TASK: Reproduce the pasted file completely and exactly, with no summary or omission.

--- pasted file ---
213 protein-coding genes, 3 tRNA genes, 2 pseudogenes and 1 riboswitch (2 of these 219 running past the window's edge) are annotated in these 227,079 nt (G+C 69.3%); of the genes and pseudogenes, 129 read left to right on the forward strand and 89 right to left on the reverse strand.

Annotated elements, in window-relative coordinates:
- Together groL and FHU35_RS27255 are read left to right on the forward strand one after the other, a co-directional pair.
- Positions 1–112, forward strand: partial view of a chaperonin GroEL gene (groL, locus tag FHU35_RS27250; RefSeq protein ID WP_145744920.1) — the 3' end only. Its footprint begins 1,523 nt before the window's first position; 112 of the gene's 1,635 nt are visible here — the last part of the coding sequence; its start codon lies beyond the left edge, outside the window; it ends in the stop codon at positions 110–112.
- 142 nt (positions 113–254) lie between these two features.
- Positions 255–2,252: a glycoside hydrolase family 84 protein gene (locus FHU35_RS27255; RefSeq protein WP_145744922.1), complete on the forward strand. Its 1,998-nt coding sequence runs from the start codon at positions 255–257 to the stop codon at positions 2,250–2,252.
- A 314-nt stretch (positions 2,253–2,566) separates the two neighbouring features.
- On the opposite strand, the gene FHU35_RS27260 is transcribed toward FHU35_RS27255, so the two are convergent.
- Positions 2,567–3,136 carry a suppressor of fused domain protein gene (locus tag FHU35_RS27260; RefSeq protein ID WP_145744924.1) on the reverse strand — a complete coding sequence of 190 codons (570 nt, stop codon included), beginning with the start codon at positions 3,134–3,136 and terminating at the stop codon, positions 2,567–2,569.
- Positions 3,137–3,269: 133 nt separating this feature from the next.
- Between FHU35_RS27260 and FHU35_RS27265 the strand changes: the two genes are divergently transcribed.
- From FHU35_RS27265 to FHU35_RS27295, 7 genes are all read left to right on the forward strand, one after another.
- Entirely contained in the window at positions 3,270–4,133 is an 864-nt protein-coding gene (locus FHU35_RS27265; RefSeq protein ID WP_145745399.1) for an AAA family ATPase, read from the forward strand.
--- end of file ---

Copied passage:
213 protein-coding genes, 3 tRNA genes, 2 pseudogenes and 1 riboswitch (2 of these 219 running past the window's edge) are annotated in these 227,079 nt (G+C 69.3%); of the genes and pseudogenes, 129 read left to right on the forward strand and 89 right to left on the reverse strand.

Annotated elements, in window-relative coordinates:
- Together groL and FHU35_RS27255 are read left to right on the forward strand one after the other, a co-directional pair.
- Positions 1–112, forward strand: partial view of a chaperonin GroEL gene (groL, locus tag FHU35_RS27250; RefSeq protein ID WP_145744920.1) — the 3' end only. Its footprint begins 1,523 nt before the window's first position; 112 of the gene's 1,635 nt are visible here — the last part of the coding sequence; its start codon lies beyond the left edge, outside the window; it ends in the stop codon at positions 110–112.
- 142 nt (positions 113–254) lie between these two features.
- Positions 255–2,252: a glycoside hydrolase family 84 protein gene (locus FHU35_RS27255; RefSeq protein WP_145744922.1), complete on the forward strand. Its 1,998-nt coding sequence runs from the start codon at positions 255–257 to the stop codon at positions 2,250–2,252.
- A 314-nt stretch (positions 2,253–2,566) separates the two neighbouring features.
- On the opposite strand, the gene FHU35_RS27260 is transcribed toward FHU35_RS27255, so the two are convergent.
- Positions 2,567–3,136 carry a suppressor of fused domain protein gene (locus tag FHU35_RS27260; RefSeq protein ID WP_145744924.1) on the reverse strand — a complete coding sequence of 190 codons (570 nt, stop codon included), beginning with the start codon at positions 3,134–3,136 and terminating at the stop codon, positions 2,567–2,569.
- Positions 3,137–3,269: 133 nt separating this feature from the next.
- Between FHU35_RS27260 and FHU35_RS27265 the strand changes: the two genes are divergently transcribed.
- From FHU35_RS27265 to FHU35_RS27295, 7 genes are all read left to right on the forward strand, one after another.
- Entirely contained in the window at positions 3,270–4,133 is an 864-nt protein-coding gene (locus FHU35_RS27265; RefSeq protein ID WP_145745399.1) for an AAA family ATPase, read from the forward strand.